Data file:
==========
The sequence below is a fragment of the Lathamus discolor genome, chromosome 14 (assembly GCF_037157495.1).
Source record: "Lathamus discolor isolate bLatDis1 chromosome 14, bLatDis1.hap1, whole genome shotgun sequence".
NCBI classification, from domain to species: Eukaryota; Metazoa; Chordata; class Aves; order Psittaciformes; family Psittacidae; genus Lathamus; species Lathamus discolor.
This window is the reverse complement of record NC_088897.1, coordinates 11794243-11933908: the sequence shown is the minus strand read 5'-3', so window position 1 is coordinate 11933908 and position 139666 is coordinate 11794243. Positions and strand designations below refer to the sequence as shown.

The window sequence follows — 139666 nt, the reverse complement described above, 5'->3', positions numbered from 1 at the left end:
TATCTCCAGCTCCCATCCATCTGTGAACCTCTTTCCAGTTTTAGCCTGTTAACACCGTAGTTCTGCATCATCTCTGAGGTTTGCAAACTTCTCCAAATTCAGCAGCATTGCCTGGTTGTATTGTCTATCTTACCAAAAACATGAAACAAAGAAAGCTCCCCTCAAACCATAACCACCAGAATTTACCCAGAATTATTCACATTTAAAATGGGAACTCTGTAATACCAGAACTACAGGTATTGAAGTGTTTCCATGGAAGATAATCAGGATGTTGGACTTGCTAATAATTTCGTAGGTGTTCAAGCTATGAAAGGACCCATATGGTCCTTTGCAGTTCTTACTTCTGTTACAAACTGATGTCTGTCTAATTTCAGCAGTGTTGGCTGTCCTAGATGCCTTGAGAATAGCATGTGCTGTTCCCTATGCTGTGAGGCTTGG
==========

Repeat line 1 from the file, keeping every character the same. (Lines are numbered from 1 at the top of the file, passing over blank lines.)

The sequence below is a fragment of the Lathamus discolor genome, chromosome 14 (assembly GCF_037157495.1).